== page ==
Tuesday, February 23, 2010

FDIC 'Safe Harbor' Provisions For Securitization

The FDIC's proposed rule is designed to isolate, from the failure of a bank, the underlying assets of securities held by the bank. The treatment by the FDIC of assets transferred by a bank in connection with a securitization, and the subsequent failure of the bank, is an underlying building block for securitization - simply because investors will NOT buy CMBS bonds if the underlying loans may be stripped from the CMBS pool, if the bank that originated the loan goes into FDIC conservatorship or receivership.

Under the proposed new rule, the safe harbor would be amended to include numerous preconditions regarding a transaction’s capital structure, disclosure, documentation, origination and compensation.

Yesterday, the Commercial Mortgage Securities Association (CMSA) joined the American Securitization Forum, the Mortgage Bankers Association and the Securities Industry and Financial Markets Association in submitting a comment letter to the FDIC concerning the FDIC's 'Safe Harbor' rule

The CMSA' e-mail announcing its comment letter included the following statement:

"[The] CMSA suggests that the FDIC work in concert with Congress, the Obama Administration and the other agencies that are developing securitization reforms to ensure that FDIC's safe-harbor efforts do not lead to a regulatory framework of conflicting or overlapping requirements that may impede the restoration of functioning credit markets."

Which lead to the following observations:

  • The changes needed to restart the CMBS model (referred to as "CMBS 2.0") are not easy
  • Unlike at the creation of the CMBS model in the early '90s, the financial crisis and the role of CMBS 2.0 in it is a political process - which means a large number of parties have a voice in the process
  • Mid-term elections mean that Congress will NOT address this critical component of the credit crisis once the heavy campaigning begins in August.
  • Which leads to the conclusion that in 2010, we will NOT see a return to a meaningful CMBS market.

In other words, no CMBS for the small commercial real estate borrower.

Friday, February 12, 2010

January Increase In CMBS Delinquency Rate To 5.42% Largest On Record

The January Moody's CMBS delinquency rate hit a record at 5.42%, after posting the largest one month increase (50 bps) in history. While the deplorable state of CMBS is not a secret to anyone following RealPoint's monthly delinquency data, getting confirmation from a pro-cyclical firm such as Moody's should be enough to wake up some of the optimists that even thought "everyone is talking about the commercial real estate" collapse, nothing is being done to actually fix the underlying causes.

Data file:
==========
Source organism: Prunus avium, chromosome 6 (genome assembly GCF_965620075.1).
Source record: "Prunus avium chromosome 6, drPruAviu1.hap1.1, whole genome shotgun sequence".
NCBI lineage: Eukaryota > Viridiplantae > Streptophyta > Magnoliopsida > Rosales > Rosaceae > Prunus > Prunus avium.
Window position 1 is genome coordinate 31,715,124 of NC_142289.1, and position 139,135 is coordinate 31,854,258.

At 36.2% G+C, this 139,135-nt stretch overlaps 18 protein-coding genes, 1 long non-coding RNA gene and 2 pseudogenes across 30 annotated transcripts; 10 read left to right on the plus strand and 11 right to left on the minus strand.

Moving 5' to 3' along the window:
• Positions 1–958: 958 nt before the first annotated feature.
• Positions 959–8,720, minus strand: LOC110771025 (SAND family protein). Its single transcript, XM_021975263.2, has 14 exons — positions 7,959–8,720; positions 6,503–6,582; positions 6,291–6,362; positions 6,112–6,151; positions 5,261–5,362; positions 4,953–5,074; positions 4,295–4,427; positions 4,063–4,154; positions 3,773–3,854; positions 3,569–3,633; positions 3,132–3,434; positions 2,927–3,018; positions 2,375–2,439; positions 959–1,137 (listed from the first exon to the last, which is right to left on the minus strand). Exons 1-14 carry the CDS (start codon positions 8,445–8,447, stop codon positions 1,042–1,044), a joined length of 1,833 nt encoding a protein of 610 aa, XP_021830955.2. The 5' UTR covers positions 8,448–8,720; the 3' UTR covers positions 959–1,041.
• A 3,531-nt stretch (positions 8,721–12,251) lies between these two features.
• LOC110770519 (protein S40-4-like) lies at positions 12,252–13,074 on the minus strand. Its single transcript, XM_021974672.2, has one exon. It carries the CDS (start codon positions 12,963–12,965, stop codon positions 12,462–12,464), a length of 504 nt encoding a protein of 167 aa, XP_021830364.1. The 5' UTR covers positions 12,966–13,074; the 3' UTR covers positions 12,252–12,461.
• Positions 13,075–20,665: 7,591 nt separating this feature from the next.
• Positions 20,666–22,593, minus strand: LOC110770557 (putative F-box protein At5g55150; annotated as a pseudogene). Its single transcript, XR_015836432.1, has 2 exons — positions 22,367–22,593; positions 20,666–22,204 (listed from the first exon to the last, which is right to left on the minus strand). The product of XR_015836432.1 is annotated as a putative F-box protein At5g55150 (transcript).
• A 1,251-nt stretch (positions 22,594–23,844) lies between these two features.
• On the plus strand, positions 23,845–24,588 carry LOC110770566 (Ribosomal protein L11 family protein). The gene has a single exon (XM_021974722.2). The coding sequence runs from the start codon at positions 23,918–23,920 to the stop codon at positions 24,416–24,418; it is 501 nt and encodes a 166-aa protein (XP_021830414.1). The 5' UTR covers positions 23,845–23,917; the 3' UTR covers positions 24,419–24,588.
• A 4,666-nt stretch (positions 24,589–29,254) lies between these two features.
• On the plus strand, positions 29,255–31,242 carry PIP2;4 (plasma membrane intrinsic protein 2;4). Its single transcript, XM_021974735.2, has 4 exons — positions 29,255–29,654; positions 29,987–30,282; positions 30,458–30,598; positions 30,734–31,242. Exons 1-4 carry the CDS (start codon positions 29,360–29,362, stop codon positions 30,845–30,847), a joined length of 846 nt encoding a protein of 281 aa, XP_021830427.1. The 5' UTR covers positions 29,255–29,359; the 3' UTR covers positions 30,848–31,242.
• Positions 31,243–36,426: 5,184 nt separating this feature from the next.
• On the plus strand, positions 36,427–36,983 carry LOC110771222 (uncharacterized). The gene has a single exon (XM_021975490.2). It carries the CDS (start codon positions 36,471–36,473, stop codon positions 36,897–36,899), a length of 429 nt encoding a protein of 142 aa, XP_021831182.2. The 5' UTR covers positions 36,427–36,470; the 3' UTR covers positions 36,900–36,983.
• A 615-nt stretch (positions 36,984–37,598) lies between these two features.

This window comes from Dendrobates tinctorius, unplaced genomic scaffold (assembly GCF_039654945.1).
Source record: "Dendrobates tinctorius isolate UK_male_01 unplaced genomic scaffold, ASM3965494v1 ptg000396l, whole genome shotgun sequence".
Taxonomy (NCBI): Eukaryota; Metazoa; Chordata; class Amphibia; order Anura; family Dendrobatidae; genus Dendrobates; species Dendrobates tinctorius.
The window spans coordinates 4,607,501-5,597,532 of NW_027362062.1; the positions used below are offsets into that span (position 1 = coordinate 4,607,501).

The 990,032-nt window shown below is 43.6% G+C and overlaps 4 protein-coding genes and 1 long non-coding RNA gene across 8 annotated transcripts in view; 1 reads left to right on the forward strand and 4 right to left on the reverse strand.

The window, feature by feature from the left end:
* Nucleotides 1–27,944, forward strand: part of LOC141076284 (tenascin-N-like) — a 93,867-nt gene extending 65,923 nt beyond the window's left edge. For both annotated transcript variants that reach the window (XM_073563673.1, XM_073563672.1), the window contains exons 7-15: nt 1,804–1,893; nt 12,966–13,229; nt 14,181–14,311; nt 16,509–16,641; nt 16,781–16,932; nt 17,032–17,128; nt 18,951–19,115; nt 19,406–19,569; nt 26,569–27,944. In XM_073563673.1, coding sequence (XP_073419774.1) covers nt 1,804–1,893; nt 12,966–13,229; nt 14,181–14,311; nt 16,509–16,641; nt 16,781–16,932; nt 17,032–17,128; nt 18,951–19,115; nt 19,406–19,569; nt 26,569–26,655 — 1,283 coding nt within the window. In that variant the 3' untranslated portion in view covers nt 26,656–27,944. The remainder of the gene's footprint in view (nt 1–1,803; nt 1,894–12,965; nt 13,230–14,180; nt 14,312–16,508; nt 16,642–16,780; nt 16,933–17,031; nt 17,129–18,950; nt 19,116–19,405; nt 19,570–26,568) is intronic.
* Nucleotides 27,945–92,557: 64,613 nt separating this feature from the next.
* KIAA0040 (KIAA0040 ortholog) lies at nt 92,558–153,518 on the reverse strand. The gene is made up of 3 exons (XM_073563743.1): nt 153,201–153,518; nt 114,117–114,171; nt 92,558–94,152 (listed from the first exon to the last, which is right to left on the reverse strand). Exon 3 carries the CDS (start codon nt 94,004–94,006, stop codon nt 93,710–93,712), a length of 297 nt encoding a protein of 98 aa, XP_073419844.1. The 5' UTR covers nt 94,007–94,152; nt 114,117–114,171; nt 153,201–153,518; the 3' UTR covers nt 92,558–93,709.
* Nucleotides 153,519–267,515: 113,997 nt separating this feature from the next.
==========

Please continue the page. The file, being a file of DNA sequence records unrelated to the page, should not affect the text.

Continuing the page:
The breakdown of the various delinquency rates by property types and vintages is presented below.

Anyone thinking that the rate of deterioration in CMBS is moderating, please take a look at the chart below which shows the magnitude of the monthly change in the delinquency rate.

The delinquency by vintage demonstrates a very bimodal distribution, where while the weakness in the 2006-2008 vintages is to be expected, the dramatic spike in 1998-2000, and particularly 1999, is a novel phenomenon.

The reason for this is described by Moody's:
The 1999 vintage had the worst performance in 2009, partly due to ten-year loans from that cohort coming due and attempting to refinance in an unfavorable economic environment. The delinquency rate for the 1999 vintage was 3.59% a year ago and currently stands at 22.52%. We expect to see a significant increase in the delinquency rate of the 2000 vintage in 2010, as the ten year loans mature in an improving, but still credit constrained environment.
Unlike recent vintages, which are delinquent mostly in the 60+ day past due category, the anniversary vintages (1998,1999) are delinquent mostly due to maturity default.
Earlier vintages are experiencing a mix of all three types of delinquency. As discussed above, the 1999 and 2000 vintages have a significant share of maturity defaults from ten-year loans. Likewise, the 2004 and 2005 vintages have a large proportion of maturity defaults due to five-year loans.
The capital to pay down, refi maturities is just not there. This has a very negative implication on the CRE market, where REITs are trading on the assumption that capital (refi or otherwise) for any and all CRE ventures is again freely flowing.

Below is a summary of delinquency rates by state:

And here is a brief overview of recent remittances and the top 10 newly delinquent loans. We will present an extended remittance list shortly.

Full Moody's report

Source: Zero Hedge

Wednesday, February 3, 2010

The Fringe Benefits of Failure

J.K. Rowling, author of the best-selling Harry Potter book series, delivers her Commencement Address, “The Fringe Benefits of Failure, and the Importance of Imagination,” at the Annual Meeting of the Harvard Alumni Association. (harvardmagazine.com)